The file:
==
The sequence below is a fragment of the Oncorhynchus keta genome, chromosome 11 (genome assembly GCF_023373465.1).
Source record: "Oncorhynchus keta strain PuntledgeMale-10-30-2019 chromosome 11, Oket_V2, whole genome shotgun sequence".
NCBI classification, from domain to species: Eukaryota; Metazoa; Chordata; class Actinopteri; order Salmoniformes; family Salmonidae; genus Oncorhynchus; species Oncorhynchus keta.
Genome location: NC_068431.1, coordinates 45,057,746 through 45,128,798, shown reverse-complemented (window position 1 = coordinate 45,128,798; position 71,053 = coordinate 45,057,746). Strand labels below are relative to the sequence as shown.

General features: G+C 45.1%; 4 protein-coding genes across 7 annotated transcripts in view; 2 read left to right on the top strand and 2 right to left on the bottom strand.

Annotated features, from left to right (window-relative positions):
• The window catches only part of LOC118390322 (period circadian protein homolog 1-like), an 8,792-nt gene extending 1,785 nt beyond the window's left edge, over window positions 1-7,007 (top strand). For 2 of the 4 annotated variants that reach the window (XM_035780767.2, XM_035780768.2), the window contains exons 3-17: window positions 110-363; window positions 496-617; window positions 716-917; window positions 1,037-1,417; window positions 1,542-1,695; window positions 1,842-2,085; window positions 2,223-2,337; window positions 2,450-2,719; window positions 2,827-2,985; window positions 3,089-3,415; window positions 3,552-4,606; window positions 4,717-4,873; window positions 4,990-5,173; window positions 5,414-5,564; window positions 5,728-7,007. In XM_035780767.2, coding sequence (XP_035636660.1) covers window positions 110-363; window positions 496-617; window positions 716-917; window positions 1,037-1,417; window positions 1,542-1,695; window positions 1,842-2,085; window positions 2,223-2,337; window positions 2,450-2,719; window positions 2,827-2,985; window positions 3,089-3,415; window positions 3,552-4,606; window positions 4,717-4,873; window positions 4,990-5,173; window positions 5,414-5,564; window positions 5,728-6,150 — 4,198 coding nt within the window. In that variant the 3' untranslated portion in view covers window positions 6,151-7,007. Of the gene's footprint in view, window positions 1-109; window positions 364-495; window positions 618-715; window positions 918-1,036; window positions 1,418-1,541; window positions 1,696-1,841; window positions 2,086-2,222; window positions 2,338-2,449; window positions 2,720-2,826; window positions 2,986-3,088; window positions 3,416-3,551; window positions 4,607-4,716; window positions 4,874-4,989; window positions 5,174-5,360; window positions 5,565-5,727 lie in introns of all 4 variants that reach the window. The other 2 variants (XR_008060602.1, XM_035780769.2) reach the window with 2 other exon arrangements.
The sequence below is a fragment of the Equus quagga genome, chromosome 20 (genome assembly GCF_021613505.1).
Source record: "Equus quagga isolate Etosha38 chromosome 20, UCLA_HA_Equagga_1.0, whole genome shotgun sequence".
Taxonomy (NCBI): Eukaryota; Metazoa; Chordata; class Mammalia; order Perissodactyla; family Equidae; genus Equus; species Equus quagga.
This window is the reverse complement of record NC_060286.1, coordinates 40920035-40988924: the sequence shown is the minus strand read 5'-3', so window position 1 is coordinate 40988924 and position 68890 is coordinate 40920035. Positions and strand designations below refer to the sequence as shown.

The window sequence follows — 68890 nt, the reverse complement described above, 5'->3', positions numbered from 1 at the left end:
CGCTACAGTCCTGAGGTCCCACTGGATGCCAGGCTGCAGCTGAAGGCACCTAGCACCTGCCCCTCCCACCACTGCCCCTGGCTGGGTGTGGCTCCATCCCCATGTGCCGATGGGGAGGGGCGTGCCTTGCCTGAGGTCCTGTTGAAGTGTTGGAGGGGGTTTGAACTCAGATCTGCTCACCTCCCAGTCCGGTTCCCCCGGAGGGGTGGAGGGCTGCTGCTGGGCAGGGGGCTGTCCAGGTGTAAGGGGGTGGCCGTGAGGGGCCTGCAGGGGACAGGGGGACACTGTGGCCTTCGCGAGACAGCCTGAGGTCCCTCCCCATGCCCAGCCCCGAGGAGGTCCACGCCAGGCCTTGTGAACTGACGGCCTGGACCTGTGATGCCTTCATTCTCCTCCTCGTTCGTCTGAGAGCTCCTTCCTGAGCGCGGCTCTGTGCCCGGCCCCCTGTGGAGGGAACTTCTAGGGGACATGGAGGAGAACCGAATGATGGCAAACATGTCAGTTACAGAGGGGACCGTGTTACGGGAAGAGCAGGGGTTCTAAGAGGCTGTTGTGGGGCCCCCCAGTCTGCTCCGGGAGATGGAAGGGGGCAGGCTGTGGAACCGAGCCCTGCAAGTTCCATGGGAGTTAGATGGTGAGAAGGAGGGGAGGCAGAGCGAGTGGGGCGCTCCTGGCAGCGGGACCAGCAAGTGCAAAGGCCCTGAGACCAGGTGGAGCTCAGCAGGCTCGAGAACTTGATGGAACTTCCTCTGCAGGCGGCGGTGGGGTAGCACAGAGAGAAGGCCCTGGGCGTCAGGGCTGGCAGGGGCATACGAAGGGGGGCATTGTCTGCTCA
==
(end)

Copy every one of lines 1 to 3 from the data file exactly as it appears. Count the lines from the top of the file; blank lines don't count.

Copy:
The sequence below is a fragment of the Oncorhynchus keta genome, chromosome 11 (genome assembly GCF_023373465.1).
Source record: "Oncorhynchus keta strain PuntledgeMale-10-30-2019 chromosome 11, Oket_V2, whole genome shotgun sequence".
NCBI classification, from domain to species: Eukaryota; Metazoa; Chordata; class Actinopteri; order Salmoniformes; family Salmonidae; genus Oncorhynchus; species Oncorhynchus keta.